Kelowna city council has changed the development plan for Central Green.
But while city staff described the change as “minor,” one city councillor begged to differ.
Coun. Charlie Hodge said moving three planned residential tower that could have stood anywhere from three to 20 storeys high back from the property line along Harvey Avenue to the middle of the site where green space was originally envisioned, was a major change.
But he found no support amongst his fellow councillors, who all enthused about the new plan, saying it kept the spirit of what the city and the public wanted for the site in terms of development, alive.
“I think this is a great plan and I wish the developers well,” said Hodge at a public hearing on the new proposal Tuesday night. “But I will not be voting for it because it’s not what the pubic wanted.”
He said extensive public input went into the original concept for development of Central Green and while economics have obviously changed that from the developers point of view, the change amounted to far more than the “minor” change city staff described.
But Hodge was alone in that opinion.
Mayor Colin Basran and seven of his councillors, all chimed in to praise the plan and say how Central Green will be a showpiece development in the city. While the city already has LEED-certified buildings, Central Green is slated to be Kelonwa’ first LEED-certified neighbourhood.
The high-profile site at the corner of Harvey Avenue and Richter Street, once home to Kelowna Secondary School, is slated to be developed with a mix of residential, affordable and support housing, as well as commercial space and park land.
The majority of the property was bought by local developer Al Stober Construction Ltd. in 2014. Stober is now partnering with the another local developer, The MissionGroup, in developing the site. There are also two supportive housing projects on the property but they are separate sites from the land Stober and the The Mission Group will build on.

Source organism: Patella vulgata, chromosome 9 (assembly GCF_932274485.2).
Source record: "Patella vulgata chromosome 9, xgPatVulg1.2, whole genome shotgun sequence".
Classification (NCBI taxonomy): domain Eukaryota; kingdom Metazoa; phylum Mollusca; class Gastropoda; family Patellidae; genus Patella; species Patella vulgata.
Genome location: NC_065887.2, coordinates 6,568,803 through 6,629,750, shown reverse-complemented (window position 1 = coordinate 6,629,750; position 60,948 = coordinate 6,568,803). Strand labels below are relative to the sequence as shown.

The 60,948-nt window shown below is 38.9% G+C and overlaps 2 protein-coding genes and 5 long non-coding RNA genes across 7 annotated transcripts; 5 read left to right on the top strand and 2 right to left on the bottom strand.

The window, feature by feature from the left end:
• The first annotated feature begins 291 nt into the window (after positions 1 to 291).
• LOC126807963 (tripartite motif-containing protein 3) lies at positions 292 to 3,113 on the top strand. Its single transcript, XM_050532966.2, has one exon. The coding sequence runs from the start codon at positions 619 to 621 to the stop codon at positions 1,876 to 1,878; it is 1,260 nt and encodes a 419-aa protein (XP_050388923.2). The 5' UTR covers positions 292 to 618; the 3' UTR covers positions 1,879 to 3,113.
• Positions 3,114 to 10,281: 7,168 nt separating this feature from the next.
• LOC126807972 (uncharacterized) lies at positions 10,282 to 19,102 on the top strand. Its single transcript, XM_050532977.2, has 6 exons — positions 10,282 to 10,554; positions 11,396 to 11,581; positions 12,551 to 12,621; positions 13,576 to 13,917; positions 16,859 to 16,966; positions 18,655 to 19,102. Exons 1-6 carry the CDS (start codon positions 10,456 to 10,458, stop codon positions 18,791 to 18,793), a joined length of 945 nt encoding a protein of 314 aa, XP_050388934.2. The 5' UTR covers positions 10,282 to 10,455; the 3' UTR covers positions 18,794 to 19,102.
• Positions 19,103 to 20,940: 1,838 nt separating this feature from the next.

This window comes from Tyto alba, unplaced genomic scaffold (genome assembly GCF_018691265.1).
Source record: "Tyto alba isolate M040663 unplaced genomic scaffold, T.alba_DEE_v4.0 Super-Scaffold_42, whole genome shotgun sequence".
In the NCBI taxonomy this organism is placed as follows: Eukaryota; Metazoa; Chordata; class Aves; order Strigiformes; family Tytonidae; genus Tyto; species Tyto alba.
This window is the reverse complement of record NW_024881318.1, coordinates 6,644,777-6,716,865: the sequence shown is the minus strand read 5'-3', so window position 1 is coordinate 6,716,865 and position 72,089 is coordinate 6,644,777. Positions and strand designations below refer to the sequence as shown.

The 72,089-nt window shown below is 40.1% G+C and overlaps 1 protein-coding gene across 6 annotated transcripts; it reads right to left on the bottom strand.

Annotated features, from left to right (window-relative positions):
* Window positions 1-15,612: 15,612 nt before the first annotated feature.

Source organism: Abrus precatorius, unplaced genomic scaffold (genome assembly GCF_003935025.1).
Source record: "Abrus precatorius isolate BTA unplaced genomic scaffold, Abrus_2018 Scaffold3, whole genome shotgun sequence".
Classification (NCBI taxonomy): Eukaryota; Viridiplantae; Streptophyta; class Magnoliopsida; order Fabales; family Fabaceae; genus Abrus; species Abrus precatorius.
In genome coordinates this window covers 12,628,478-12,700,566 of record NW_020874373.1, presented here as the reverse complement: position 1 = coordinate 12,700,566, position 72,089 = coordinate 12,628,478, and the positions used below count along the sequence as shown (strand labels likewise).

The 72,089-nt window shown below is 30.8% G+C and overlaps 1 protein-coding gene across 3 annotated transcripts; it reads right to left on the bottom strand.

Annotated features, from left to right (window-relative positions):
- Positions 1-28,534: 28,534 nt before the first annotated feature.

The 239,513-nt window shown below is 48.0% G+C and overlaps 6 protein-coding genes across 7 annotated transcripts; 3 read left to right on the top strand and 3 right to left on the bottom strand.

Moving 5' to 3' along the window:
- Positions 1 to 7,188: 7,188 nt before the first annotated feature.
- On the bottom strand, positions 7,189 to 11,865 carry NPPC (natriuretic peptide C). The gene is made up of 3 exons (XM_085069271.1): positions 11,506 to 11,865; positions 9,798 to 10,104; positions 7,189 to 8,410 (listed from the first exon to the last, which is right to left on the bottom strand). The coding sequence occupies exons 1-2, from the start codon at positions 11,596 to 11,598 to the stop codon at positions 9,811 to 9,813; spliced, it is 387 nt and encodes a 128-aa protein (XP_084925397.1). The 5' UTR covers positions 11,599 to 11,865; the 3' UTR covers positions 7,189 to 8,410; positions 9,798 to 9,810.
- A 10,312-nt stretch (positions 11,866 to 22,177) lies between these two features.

The city bought the land from the school district in 2003 and tried, unsuccessfully, for years to have it developed.
The new plan calls for a low-rise, four-story residential building along the Harvey Avenue frontage of the the property and an eight-storey office/commercial tower, that will include a bank, at the corner of Harvey and Richter.
Behind those two buildings will be two residential towers that could stand anywhere from four to 20 storeys high.
While the exact heights have yet to be decided by the developer, one councillor, Ryan Donn, urged the developer to “built they as tall as possible.”
A commercial open-air public plaza will be built directly behind the eight-storey office/commercial tower, while the remainder of the site will conform the original plan. That called for three large, four-storey condominium buildings around what will become the new Rowcliffe Park on the sourthern third of the property. A tree-lined walkway linking the residential area to the park will cut through the centre of the property.
An internal road—meant for deliveries, drop-offs and access to the Stober buildings, will be built between the towers and buildings facing Harvey Avenue. All parking, with the exception of a few short-term spaces along the internal road will be accommodated in an large underground parkade.
While work could start of the first buildings as soon as next year, the total build-out of the site could take as long as 10 to 15 years, said Luke Turri of the Mission Group, who acted as spokesman for the developers at the public hearing.
Stober will build the Harvey Avenue buildings and the towers, while the Mission Group will build four-storey condominium buildings around the park.
“I’m very pleased to see this come forward,” said Coun. Luke Stack, who along with Hodge are the only two current councillors who were on council in 2010 when plans for Central Green were first proposed. “I have no problem with it.”
Stack, like several of his council colleagues, said he thought he new plan captured the spirit of the initial vision for Central Green. Coun. Brad Seiben said the “enthusiastically” supported the new plan.
Coun. Gail Given said she was relieved that there will not be a “wall of buildings” along Harvey Avenue.
But Hodge wasn’t persuaded.
“I like the plan – it’s a great plan but it’s not the plan the public wanted,” he said.
Hodge told council he felt he owed it to the people who put so much work and energy into the original concept to say no.
“This is not what was agreed to.”
But in the end, the new plan was approved by a eight to one vote.
No members of the public spoke at the public hearing.